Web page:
These days, when people talk about the Church, they often sound like it’s broken. Even, probably especially, people in the Church are pessimistic about its current state. But when I walk into a church building, or someone’s house for a small group meeting, or run into a believing friend at Kroger, most often the feeling I am struck with is not one of brokenness. It’s one of redemption.
Redemption has an aspect of brokenness to it– you must first be broken in order to be redeemed. So, in some ways, I am encouraged that we have reached a place where we realize we are broken rather than pretending we are perfect. But brokenness is not where we’ve landed. We’re “pressed but not crushed, persecuted not abandoned, struck down but not destroyed.” There is tremendous brokenness in the individuals of the Church and the Church itself– but that brokenness is demolished by incredible victory.
I see this all over my life and all over the communities of believers I have been (and am) a part of. Brokenness is innately part of our communities because it’s innately part of who we are as individuals. But when broken people in broken communities sincerely seek Jesus, there is growth, change, victory, redemption. Our Savior is in the business of transformation. We know this. What we forget is that He not only transforms individuals, but He also transforms communities. Youth groups and senior adult Sunday School classes. Urban house churches and suburban churches with campuses spread out across acres.
I have plenty of reasons not to believe in the Church, to give up on it with pessimism, indifference, and bitterness. But I see this incredible transformation at work in the communities of the New Testament and in communities today. There is (and was) pain, brokenness, sin, selfishness, discrimination, corruption, hypocrisy, and more at play in these communities. But there is also great hope, passion, sacrifice, sincerity, faith, and love. And so, against all trends and naysayers, I will believe in the Church (the true body of Christ– not just anything masquerading under a title). I will invest in the Church. I will stand with the Church. I will love the Church. I will sacrifice for the Church. I will be part of the Church. And here are a few of the more specific reasons why:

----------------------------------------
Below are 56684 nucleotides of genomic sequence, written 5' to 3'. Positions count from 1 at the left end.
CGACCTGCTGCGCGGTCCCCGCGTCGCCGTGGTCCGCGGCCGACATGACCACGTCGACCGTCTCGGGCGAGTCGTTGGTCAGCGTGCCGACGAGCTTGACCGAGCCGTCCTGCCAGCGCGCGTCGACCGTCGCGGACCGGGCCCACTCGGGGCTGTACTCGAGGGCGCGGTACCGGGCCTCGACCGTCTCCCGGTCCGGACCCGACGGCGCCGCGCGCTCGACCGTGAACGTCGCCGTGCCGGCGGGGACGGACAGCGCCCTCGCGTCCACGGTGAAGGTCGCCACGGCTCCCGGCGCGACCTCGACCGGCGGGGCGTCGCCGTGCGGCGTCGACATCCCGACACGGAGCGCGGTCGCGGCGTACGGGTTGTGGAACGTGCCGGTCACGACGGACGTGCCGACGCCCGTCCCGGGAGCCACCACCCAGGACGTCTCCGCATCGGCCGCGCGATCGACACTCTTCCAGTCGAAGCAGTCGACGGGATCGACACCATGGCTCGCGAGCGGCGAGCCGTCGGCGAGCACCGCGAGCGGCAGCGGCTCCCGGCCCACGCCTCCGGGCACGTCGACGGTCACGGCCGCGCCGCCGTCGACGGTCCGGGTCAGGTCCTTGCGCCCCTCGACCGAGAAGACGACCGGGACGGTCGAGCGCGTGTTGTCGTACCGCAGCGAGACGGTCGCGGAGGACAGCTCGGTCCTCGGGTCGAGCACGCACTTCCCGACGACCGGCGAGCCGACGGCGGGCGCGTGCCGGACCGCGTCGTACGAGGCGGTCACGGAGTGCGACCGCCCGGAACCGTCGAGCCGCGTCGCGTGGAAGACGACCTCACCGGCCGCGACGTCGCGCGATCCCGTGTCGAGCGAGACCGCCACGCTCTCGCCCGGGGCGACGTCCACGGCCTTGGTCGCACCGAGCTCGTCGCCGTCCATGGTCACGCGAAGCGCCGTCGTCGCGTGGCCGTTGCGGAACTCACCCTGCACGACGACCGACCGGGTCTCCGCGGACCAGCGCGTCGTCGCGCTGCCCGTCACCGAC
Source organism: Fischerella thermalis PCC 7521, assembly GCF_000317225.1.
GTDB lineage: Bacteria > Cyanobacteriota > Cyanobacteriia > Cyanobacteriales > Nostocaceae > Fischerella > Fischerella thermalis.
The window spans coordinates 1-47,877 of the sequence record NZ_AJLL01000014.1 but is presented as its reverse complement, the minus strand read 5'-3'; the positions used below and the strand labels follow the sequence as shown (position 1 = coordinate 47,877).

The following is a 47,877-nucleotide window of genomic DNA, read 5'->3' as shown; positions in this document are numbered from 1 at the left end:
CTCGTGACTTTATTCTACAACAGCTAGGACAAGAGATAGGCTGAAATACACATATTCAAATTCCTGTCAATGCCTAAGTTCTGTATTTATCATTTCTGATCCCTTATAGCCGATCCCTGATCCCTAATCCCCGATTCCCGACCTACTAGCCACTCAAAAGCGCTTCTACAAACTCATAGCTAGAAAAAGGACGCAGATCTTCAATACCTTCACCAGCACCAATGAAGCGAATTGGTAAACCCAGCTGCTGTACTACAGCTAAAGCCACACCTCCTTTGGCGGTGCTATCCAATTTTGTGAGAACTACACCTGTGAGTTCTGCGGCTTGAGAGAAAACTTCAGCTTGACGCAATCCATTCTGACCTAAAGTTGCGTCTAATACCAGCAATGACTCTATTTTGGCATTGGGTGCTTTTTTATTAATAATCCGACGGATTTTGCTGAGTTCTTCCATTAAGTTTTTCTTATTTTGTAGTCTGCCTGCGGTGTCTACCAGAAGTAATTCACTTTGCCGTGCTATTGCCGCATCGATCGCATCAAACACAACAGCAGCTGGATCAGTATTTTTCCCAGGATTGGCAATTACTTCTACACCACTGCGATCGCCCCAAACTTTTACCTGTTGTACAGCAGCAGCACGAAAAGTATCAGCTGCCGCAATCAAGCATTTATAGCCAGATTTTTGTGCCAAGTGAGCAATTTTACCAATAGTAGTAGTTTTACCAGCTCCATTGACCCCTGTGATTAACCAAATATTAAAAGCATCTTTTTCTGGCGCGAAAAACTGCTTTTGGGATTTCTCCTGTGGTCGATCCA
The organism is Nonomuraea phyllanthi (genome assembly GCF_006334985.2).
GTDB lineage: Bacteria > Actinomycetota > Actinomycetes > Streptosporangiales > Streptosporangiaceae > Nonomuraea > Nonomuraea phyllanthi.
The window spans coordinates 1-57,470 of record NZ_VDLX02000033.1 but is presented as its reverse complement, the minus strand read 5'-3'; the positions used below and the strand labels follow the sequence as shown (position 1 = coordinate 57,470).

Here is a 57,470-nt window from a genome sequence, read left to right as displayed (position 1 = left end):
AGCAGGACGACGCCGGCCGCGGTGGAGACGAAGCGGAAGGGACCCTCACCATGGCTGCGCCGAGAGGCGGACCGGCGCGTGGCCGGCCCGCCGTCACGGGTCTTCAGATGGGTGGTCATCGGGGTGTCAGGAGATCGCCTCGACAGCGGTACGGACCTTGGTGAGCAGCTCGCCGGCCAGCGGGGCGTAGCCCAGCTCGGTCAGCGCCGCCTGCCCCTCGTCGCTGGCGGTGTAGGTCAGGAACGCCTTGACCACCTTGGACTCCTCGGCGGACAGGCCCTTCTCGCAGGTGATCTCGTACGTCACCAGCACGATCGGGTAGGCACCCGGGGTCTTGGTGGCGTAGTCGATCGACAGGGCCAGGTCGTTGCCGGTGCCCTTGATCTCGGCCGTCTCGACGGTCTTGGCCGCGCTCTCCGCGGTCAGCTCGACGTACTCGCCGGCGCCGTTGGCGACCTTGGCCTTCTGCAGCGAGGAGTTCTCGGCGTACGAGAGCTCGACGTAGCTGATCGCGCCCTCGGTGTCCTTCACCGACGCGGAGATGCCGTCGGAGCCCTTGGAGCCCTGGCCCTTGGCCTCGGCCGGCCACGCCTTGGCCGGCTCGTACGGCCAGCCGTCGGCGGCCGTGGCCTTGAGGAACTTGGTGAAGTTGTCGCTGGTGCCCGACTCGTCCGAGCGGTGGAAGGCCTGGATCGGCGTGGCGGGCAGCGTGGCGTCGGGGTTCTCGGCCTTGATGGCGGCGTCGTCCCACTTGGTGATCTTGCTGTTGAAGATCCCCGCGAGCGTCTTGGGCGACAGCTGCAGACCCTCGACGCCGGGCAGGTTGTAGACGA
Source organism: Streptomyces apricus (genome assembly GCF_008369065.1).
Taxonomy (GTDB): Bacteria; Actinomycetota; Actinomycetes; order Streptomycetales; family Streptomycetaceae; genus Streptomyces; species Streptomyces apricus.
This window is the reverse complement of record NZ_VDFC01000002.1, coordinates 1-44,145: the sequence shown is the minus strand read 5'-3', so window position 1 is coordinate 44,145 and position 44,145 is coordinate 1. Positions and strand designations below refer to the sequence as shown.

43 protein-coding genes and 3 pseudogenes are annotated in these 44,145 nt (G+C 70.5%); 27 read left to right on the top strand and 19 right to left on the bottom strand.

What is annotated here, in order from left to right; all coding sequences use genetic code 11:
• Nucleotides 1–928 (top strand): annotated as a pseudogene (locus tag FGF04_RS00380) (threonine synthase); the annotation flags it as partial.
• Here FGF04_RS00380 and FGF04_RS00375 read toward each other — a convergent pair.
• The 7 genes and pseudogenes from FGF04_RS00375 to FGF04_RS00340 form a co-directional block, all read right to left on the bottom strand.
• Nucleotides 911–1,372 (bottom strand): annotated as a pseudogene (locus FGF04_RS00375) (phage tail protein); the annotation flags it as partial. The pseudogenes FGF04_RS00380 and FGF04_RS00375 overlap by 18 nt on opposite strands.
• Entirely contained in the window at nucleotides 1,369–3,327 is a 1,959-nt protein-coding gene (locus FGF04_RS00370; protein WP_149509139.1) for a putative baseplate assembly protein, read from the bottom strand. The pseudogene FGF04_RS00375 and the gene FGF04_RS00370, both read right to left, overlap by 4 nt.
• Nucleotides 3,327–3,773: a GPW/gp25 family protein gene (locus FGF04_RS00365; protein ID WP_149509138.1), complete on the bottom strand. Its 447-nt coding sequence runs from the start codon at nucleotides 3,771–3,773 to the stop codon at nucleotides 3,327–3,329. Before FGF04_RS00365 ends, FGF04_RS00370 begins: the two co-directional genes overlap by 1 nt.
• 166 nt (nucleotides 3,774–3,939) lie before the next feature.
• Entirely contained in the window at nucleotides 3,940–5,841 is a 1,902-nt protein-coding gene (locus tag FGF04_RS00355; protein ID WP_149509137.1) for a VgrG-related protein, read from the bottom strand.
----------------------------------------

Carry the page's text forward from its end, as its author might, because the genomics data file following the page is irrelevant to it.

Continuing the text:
I believe in the Church because every Sunday I worship with hundreds of people of different backgrounds and ethnicities– in Atlanta, where “Christians” once bought and sold other people because of their race.
I believe in the Church because when I return to the church I grew up in, I see reconciliation and growth among a group of people once divided by infighting, once left stagnant and hurting after a split.
I believe in the Church because I have brothers and sisters who will pray with me for hours after just a word.
I believe in the Church because I’ve worshipped at a concert led by a band from halfway around the world who have the same concept of God and His community as I do.
I believe in the Church because I’ve seen college students give up their summers to teach, entertain, encourage, and serve kids on 4 hours of sleep every night and no breaks in the day.
I believe in the Church because I’ve seen 4th and 5th grade kids crying for their unbelieving friends and heartbroken over their own sin and doubt, kids who give their own Bibles away to friends who don’t have one.
I believe in the Church because I once hated going to church, but the Holy Spirit supernaturally worked in my heart to transform that bitterness, hurt, and hatred into a love I can’t fully explain.
I believe in the Church because I know the stories of brothers and sisters around the globe who lay down their rights, their safety, and their lives daily for the cause of Christ.
I believe in the Church because I’ve seen “poor” college students raise millions of dollars to free people from modern slavery and send Bibles to unreached places.
I believe in the Church because I’m broken, and I’ve been loved, served, fed, taught, listened to, prayed for, laughed with, guided, helped, encouraged, advocated for, sacrificed for, reconciled with, and forgiven by people in the Church.
I believe in the Church because I need the Church and the world needs the Church.
I believe in the Church because the Bible doesn’t really make sense unless you read it in the context and framework of community.
I believe in the Church because I know God believes in the Church. Jesus died for us to become part of His Church.